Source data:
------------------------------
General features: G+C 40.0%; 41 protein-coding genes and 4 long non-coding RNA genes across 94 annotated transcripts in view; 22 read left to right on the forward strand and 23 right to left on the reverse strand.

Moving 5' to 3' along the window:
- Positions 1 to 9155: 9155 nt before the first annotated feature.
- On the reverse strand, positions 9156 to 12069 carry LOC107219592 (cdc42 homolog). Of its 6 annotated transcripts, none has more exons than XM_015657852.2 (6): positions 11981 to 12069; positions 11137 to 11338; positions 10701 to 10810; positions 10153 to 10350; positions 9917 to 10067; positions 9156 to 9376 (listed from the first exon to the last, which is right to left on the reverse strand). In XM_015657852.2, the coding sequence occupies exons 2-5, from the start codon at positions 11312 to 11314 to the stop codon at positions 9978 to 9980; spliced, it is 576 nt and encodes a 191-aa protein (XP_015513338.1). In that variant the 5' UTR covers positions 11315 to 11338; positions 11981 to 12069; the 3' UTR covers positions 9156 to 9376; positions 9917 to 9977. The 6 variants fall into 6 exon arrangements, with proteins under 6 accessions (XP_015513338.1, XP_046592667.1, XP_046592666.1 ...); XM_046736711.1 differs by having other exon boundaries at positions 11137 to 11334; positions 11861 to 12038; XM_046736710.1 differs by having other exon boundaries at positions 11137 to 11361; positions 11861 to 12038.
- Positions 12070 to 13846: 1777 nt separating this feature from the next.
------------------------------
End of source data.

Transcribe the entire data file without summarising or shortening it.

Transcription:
General features: G+C 40.0%; 41 protein-coding genes and 4 long non-coding RNA genes across 94 annotated transcripts in view; 22 read left to right on the forward strand and 23 right to left on the reverse strand.

Moving 5' to 3' along the window:
- Positions 1 to 9155: 9155 nt before the first annotated feature.
- On the reverse strand, positions 9156 to 12069 carry LOC107219592 (cdc42 homolog). Of its 6 annotated transcripts, none has more exons than XM_015657852.2 (6): positions 11981 to 12069; positions 11137 to 11338; positions 10701 to 10810; positions 10153 to 10350; positions 9917 to 10067; positions 9156 to 9376 (listed from the first exon to the last, which is right to left on the reverse strand). In XM_015657852.2, the coding sequence occupies exons 2-5, from the start codon at positions 11312 to 11314 to the stop codon at positions 9978 to 9980; spliced, it is 576 nt and encodes a 191-aa protein (XP_015513338.1). In that variant the 5' UTR covers positions 11315 to 11338; positions 11981 to 12069; the 3' UTR covers positions 9156 to 9376; positions 9917 to 9977. The 6 variants fall into 6 exon arrangements, with proteins under 6 accessions (XP_015513338.1, XP_046592667.1, XP_046592666.1 ...); XM_046736711.1 differs by having other exon boundaries at positions 11137 to 11334; positions 11861 to 12038; XM_046736710.1 differs by having other exon boundaries at positions 11137 to 11361; positions 11861 to 12038.
- Positions 12070 to 13846: 1777 nt separating this feature from the next.